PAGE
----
Contrast that statement with his kid glove handling of Ahmadinejad and the rest of the mullahocracy, and you have to really wonder about this man's character. Here is an issue that has possible implications for world peace for many years to come, and he is fence straddling.

With whom do we stand, Mr. President?


Lee said...

BO can't offer even minimal token support for those seeking liberty and freedom from one of the worst regimes on the planet. We won't "meddle" in their affairs? What the heck? They meddle in ours at every opportunity. Frankly, I think BO hasn't much sympathy for the protesting crowds. Contrast BO to RR who offered solidarity with the Polish when they were throwing off the yoke of oppression back in the 80s. What are for if not for liberty?

VoteNovember2008 said...

Preach it Brother Lee. Give me Liberty or give me death! I think someone famous said that before I did. VN8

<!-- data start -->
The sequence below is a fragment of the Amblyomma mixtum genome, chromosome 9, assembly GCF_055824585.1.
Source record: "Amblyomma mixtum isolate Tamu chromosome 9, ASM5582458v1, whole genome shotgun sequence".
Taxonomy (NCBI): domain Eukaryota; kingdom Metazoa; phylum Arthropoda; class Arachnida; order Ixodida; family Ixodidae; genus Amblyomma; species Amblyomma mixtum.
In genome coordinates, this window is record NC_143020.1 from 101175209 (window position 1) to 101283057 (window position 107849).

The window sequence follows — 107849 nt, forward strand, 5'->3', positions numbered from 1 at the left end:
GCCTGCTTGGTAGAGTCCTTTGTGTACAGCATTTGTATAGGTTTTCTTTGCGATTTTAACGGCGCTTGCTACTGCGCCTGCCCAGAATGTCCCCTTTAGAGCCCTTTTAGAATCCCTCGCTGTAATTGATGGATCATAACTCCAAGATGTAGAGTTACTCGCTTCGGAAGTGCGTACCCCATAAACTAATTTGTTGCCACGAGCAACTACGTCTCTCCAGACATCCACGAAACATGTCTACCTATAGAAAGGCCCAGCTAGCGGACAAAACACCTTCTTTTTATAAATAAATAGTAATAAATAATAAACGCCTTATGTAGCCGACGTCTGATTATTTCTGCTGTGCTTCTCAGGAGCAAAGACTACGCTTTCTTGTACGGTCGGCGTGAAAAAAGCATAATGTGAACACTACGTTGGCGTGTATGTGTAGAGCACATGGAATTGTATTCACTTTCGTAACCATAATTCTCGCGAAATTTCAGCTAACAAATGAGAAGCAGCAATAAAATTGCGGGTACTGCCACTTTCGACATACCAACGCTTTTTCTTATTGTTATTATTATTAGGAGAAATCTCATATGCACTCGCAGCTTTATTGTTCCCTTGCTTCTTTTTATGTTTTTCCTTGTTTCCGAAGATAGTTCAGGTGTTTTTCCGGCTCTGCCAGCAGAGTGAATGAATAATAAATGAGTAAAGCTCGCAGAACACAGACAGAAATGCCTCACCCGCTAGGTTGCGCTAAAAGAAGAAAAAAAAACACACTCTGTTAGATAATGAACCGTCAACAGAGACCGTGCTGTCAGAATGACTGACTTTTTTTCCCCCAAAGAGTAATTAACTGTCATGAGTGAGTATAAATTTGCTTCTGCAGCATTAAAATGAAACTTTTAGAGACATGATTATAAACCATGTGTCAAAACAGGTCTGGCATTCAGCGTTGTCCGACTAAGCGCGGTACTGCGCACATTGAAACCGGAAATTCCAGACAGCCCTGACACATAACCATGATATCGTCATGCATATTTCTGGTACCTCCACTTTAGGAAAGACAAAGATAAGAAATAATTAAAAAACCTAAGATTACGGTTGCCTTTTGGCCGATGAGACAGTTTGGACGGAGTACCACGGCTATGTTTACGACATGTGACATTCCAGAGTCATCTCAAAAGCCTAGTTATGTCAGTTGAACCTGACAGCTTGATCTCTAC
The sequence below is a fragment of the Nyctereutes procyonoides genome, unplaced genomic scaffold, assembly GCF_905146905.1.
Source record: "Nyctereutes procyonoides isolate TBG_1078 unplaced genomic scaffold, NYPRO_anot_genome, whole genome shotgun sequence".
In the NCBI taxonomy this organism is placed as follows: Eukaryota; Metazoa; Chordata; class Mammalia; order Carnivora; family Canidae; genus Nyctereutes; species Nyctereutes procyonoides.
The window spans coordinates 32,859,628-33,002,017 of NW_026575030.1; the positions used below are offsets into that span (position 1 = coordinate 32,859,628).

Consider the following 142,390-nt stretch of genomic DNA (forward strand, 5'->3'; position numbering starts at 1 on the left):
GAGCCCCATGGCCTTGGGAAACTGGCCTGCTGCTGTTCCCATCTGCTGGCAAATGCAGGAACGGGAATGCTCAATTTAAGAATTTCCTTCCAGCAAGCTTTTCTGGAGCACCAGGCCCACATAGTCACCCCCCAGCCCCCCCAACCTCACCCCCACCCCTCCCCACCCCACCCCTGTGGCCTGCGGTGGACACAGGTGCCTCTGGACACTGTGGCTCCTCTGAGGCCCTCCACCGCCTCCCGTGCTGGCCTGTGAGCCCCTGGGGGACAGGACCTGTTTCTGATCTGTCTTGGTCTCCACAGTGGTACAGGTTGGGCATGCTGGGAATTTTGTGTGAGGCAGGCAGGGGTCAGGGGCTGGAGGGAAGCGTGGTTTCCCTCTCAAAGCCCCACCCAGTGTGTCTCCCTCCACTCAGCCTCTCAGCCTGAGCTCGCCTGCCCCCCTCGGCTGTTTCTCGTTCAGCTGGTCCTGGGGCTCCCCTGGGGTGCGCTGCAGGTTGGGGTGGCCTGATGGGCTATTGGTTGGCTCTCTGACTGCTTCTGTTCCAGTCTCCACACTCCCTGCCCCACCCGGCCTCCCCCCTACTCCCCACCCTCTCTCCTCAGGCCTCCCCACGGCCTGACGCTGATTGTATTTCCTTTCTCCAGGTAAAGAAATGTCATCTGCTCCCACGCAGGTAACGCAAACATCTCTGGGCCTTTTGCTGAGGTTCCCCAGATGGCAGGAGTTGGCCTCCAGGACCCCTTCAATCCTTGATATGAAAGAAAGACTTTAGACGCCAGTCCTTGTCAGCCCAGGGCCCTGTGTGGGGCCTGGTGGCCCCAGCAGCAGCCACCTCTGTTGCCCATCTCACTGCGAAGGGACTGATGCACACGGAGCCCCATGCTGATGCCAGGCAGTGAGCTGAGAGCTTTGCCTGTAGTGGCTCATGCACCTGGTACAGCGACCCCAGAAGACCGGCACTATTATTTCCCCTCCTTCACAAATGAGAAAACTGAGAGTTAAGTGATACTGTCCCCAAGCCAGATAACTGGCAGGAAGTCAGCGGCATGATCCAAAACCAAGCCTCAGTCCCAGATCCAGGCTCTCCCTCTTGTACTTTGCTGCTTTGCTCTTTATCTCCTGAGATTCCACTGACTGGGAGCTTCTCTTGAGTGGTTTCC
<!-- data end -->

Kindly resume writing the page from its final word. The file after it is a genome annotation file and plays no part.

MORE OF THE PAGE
Anonymous said...

Yep ... the hate-moslems want what we, at least for now, have here in the U.S. Trouble comes when the totalitarian fist they find themselves squeezed within won't let them see the incredible amount of work required to to gain such liberties. I don't think the conservative bloc is so much "meddling" as they are being curious. Most don't think they can pull it off. Liberals otoh, think we can just water ourselves down and it'll look like the bar got lowered for them. Neither approach is good, but if I had my druthers, I'd like to keep the U.S. strong.

VoteNovember2008 said...

Winger, think the people in Bosnia regret our meddling? Keep the faith! VN8

Lee said...

No people on the globe, to include Muslims, have done more than Americans in defense of Muslims and to free them from the clutches of tyranny. Just how is it that we're blamed for their sorry plight?